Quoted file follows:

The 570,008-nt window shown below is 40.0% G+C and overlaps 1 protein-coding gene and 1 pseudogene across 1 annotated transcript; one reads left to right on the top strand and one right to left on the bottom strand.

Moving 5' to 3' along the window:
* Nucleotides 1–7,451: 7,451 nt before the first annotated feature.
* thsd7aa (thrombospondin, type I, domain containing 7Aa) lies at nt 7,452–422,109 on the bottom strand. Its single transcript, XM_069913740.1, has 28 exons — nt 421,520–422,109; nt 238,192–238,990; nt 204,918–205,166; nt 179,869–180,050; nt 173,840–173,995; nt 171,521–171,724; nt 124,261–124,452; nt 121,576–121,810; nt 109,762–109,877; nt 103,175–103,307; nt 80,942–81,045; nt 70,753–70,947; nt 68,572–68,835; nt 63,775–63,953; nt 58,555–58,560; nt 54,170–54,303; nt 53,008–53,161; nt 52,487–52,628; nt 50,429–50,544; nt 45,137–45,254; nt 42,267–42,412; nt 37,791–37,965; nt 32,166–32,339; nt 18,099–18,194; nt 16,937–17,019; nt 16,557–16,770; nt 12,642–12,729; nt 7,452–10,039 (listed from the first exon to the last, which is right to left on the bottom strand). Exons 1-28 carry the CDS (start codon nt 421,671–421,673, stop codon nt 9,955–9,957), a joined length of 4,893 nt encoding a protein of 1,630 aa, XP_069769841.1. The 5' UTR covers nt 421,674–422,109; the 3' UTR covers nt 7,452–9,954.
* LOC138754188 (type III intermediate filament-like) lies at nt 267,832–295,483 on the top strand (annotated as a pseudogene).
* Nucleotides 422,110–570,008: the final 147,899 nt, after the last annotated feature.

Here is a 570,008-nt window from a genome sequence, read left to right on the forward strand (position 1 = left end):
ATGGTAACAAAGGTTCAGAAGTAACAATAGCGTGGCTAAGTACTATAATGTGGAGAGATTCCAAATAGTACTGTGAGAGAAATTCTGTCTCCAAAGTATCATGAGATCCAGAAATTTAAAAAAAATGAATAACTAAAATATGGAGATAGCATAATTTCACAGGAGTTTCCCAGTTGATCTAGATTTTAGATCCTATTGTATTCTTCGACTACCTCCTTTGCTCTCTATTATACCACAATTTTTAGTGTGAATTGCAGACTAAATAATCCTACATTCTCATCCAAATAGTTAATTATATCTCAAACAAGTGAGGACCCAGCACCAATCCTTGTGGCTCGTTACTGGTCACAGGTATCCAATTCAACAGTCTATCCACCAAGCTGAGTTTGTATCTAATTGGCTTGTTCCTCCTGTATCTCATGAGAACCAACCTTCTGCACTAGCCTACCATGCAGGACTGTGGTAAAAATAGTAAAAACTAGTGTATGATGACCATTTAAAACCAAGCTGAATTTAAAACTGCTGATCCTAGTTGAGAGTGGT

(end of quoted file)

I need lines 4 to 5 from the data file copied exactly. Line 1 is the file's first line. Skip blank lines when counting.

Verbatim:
* thsd7aa (thrombospondin, type I, domain containing 7Aa) lies at nt 7,452–422,109 on the bottom strand. Its single transcript, XM_069913740.1, has 28 exons — nt 421,520–422,109; nt 238,192–238,990; nt 204,918–205,166; nt 179,869–180,050; nt 173,840–173,995; nt 171,521–171,724; nt 124,261–124,452; nt 121,576–121,810; nt 109,762–109,877; nt 103,175–103,307; nt 80,942–81,045; nt 70,753–70,947; nt 68,572–68,835; nt 63,775–63,953; nt 58,555–58,560; nt 54,170–54,303; nt 53,008–53,161; nt 52,487–52,628; nt 50,429–50,544; nt 45,137–45,254; nt 42,267–42,412; nt 37,791–37,965; nt 32,166–32,339; nt 18,099–18,194; nt 16,937–17,019; nt 16,557–16,770; nt 12,642–12,729; nt 7,452–10,039 (listed from the first exon to the last, which is right to left on the bottom strand). Exons 1-28 carry the CDS (start codon nt 421,671–421,673, stop codon nt 9,955–9,957), a joined length of 4,893 nt encoding a protein of 1,630 aa, XP_069769841.1. The 5' UTR covers nt 421,674–422,109; the 3' UTR covers nt 7,452–9,954.
* LOC138754188 (type III intermediate filament-like) lies at nt 267,832–295,483 on the top strand (annotated as a pseudogene).